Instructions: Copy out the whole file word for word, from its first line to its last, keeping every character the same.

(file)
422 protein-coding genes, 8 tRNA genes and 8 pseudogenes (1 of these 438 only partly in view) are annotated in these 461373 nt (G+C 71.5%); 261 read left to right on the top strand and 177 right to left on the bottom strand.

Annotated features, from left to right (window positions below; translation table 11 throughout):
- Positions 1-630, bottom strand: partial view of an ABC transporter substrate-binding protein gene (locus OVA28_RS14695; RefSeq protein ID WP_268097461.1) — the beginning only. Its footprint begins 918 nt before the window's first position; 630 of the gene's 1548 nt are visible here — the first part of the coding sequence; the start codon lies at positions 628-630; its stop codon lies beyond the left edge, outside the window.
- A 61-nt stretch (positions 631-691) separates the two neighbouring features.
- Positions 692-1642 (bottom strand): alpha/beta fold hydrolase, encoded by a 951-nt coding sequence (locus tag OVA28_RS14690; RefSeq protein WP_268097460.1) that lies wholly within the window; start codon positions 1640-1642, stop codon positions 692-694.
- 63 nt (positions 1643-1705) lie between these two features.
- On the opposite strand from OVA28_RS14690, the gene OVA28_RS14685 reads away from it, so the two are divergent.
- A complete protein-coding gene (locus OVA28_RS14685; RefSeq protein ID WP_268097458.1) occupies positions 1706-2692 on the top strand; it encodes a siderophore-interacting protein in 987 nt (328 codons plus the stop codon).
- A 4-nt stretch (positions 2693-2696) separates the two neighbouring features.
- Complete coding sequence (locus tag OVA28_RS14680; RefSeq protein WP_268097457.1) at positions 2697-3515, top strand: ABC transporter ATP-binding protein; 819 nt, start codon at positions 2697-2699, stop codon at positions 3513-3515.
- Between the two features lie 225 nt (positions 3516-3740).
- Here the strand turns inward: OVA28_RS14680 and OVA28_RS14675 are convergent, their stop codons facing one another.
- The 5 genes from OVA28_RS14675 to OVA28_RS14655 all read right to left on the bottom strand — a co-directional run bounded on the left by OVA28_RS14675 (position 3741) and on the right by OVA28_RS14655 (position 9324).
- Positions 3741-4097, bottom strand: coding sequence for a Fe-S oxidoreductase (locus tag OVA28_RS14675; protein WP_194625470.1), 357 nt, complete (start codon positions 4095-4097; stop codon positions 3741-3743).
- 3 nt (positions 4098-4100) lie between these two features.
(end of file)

422 protein-coding genes, 8 tRNA genes and 8 pseudogenes (1 of these 438 only partly in view) are annotated in these 461373 nt (G+C 71.5%); 261 read left to right on the top strand and 177 right to left on the bottom strand.

Annotated features, from left to right (window positions below; translation table 11 throughout):
- Positions 1-630, bottom strand: partial view of an ABC transporter substrate-binding protein gene (locus OVA28_RS14695; RefSeq protein ID WP_268097461.1) — the beginning only. Its footprint begins 918 nt before the window's first position; 630 of the gene's 1548 nt are visible here — the first part of the coding sequence; the start codon lies at positions 628-630; its stop codon lies beyond the left edge, outside the window.
- A 61-nt stretch (positions 631-691) separates the two neighbouring features.
- Positions 692-1642 (bottom strand): alpha/beta fold hydrolase, encoded by a 951-nt coding sequence (locus tag OVA28_RS14690; RefSeq protein WP_268097460.1) that lies wholly within the window; start codon positions 1640-1642, stop codon positions 692-694.
- 63 nt (positions 1643-1705) lie between these two features.
- On the opposite strand from OVA28_RS14690, the gene OVA28_RS14685 reads away from it, so the two are divergent.
- A complete protein-coding gene (locus OVA28_RS14685; RefSeq protein ID WP_268097458.1) occupies positions 1706-2692 on the top strand; it encodes a siderophore-interacting protein in 987 nt (328 codons plus the stop codon).
- A 4-nt stretch (positions 2693-2696) separates the two neighbouring features.
- Complete coding sequence (locus tag OVA28_RS14680; RefSeq protein WP_268097457.1) at positions 2697-3515, top strand: ABC transporter ATP-binding protein; 819 nt, start codon at positions 2697-2699, stop codon at positions 3513-3515.
- Between the two features lie 225 nt (positions 3516-3740).
- Here the strand turns inward: OVA28_RS14680 and OVA28_RS14675 are convergent, their stop codons facing one another.
- The 5 genes from OVA28_RS14675 to OVA28_RS14655 all read right to left on the bottom strand — a co-directional run bounded on the left by OVA28_RS14675 (position 3741) and on the right by OVA28_RS14655 (position 9324).
- Positions 3741-4097, bottom strand: coding sequence for a Fe-S oxidoreductase (locus tag OVA28_RS14675; protein WP_194625470.1), 357 nt, complete (start codon positions 4095-4097; stop codon positions 3741-3743).
- 3 nt (positions 4098-4100) lie between these two features.